• Blue Mountains
  • Cloudy Mountains
  • Field 01
  • Beach Break
  • Beach Bird
  • Tree In Water

Whoosh! That’s how the effects of Covid-19 feel to me right now.

I am in the midst of a flurry of activity: canceling in-person courses and retreats while simultaneously helping NVC trainers from across the world to expand their online training – all in an effort to support our global NVC community.

At this challenging and potentially scary time, I am reminded of something  Krishnamurti said to his followers in one of his infamous speeches…


I am sitting at my desk staring at my computer. I want to write a note to you that is cheerful and upbeat, and I am struggling to match that kind of letter with authenticity.

The truth is I have been feeling especially discouraged lately.

Here in the USA, we have just come through a grueling impeachment process to remove our president from office.  And on top of that, we are in the midst of a presidential election year… I find I am listening to candidates make their case for why we should vote for them while not feeling confident that either of the major political parties will endorse a candidate that speaks for me.

Then I read about world events, which included the coronavirus outbreak which is affecting thousands of people across the world… the fires in Australia that are affecting thousands more people and millions of wildlife… global warming and its effect on all life… the depth of pain and suffering across the world… and the first year anniversary of my dear friend Jenny’s death – which may seem very small by comparison and yet holds deep grief for me.

Some days I feel utterly weary and worn down…


Brrrrr. Are you feeling winter? I am. I just missed a week of work due to the flu, and I am still feeling a little punk. As I sit down to write this letter, I realize a lot of things that are important to me are taking the back burner. Things like working out, any number of tasks around the house, and my work “to-do” items. Instead, I work for a few hours and take a nap. Eat a meal, take a nap. Work for a few more hours. Take a nap…

It’s slow and steady and completely focused on my body’s need for healing.

In a way, I’ve enjoyed it. Not the flu symptoms, of course, but this opportunity to be so clearly tuned in to self and health. In this state, it’s pretty easy to decide what the priorities are because my body is so screaming for healing. For instance, I don’t feel only a little tired for nap: my eyes are struggling to stay open and sleep must happen… NOW.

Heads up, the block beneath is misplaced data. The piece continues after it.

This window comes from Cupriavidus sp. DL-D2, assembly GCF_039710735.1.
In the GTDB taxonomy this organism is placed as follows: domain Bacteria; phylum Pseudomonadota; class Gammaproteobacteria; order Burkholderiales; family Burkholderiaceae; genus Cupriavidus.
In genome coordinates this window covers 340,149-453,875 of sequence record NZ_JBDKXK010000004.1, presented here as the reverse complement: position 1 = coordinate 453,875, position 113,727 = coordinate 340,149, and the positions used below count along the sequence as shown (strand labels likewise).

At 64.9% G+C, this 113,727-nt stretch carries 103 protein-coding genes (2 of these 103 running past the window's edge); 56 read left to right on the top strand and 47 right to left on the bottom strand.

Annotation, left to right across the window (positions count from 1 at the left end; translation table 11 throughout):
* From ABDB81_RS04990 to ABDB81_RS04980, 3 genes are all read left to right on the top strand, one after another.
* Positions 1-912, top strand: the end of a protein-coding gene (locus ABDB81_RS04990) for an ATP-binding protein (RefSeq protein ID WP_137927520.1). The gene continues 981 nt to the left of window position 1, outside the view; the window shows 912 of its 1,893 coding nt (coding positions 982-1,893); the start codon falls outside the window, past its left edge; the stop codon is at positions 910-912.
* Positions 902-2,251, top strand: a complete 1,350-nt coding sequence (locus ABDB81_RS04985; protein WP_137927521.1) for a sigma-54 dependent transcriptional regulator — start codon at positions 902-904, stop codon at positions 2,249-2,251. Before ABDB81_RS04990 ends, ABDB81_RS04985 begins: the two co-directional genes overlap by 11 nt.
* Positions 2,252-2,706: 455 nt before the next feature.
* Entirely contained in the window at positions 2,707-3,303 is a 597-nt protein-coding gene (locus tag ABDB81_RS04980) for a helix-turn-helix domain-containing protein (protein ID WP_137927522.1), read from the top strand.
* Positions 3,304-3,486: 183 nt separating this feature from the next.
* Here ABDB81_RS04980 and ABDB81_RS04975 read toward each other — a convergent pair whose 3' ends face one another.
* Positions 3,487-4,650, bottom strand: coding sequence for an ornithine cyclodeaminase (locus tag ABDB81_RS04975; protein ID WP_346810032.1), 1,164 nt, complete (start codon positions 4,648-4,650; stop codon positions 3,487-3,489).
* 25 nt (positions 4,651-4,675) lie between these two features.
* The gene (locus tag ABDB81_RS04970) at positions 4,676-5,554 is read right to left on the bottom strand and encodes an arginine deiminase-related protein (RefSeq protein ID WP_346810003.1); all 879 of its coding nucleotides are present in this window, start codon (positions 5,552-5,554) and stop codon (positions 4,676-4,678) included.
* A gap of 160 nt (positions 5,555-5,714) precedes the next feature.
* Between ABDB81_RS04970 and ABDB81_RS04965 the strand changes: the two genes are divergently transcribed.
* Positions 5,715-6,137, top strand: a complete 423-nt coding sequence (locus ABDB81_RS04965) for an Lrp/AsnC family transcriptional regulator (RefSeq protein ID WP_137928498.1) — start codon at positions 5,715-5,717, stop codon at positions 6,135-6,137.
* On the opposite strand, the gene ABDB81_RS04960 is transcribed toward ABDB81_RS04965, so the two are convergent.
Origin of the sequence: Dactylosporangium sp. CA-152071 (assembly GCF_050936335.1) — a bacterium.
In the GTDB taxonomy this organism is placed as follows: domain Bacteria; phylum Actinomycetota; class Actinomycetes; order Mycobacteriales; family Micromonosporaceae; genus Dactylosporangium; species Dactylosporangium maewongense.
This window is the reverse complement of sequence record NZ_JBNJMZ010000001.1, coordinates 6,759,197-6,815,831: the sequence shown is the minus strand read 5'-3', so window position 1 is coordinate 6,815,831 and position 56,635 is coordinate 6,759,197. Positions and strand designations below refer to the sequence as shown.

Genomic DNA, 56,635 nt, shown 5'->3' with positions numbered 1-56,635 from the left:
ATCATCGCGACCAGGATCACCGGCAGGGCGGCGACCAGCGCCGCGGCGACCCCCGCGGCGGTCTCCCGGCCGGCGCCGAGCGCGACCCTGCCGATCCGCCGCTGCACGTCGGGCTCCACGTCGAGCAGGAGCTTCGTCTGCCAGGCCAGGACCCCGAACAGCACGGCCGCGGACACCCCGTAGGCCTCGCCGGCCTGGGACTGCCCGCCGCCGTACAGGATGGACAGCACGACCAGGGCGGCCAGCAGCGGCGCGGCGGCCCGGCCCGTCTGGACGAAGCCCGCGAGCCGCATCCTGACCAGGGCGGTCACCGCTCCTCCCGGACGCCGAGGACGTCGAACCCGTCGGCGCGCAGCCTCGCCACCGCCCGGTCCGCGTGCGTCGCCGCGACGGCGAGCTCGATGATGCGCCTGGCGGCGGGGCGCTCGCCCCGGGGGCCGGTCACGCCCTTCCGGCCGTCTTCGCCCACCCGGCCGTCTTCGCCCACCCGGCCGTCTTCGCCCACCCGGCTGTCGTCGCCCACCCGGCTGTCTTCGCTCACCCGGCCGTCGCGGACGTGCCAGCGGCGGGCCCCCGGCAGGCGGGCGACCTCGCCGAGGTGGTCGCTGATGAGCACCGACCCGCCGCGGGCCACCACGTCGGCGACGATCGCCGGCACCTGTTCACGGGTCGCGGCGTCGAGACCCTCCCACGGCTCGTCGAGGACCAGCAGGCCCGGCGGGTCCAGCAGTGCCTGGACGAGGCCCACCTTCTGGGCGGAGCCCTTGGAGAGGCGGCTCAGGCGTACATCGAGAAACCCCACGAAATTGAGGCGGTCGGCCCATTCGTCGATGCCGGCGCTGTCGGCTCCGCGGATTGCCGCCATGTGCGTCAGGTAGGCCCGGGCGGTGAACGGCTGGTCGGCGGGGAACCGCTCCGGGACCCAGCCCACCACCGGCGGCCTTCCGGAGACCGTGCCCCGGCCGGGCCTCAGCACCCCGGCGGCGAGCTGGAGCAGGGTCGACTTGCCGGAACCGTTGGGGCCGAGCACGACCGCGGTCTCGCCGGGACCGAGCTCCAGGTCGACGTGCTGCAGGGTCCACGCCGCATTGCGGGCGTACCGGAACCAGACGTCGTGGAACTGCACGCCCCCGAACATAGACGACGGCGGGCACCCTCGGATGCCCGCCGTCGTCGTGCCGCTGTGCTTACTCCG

It is also much easier for me to say no to someone when they ask me for something that stretches my willingness. Right now it is easier to prioritize, and easier to surrender to my inner call for health and wellbeing.

I would like to get better at living this way without having a health issue. How about you?

To me, that would look like:


Happy New Year!

January always brings me a sense of hope. It can be bitterly cold in some parts of the world, and yet even then the days begin to get longer and there’s a noticeable increase in sunlight for many of us. And that increased sunlight feels so nourishing on my face and body, like a soft touch from a dear and wholly predictable friend.

As we venture into 2020, I am reminded to come up to that light and imagine what I would like to do this coming year, instead of focusing on (or grumbling about) the dark and cold days…


For many of us in the world, autumn has arrived in its full beauty and darkness. The leaves turn magnificent colors and then fall, leaving a barren tree and a dark landscape. The days are shorter and colder. Warm sun is harder for some of us to find, and impossible for others.

I’m very connected to the changing seasons, and so I feel some of the beauty and darkness within my own internal landscape. It manifests as a great desire for more sleep… snuggling on the couch with my family… open days on my calendar with no appointments or expectations of myself… canning applesauce… and ample time to meander, change course, or take a nap.

For years, I called my autumn mood depression because I had much less desire for projecting outside my small circle and less patience for busyness. Now I call it …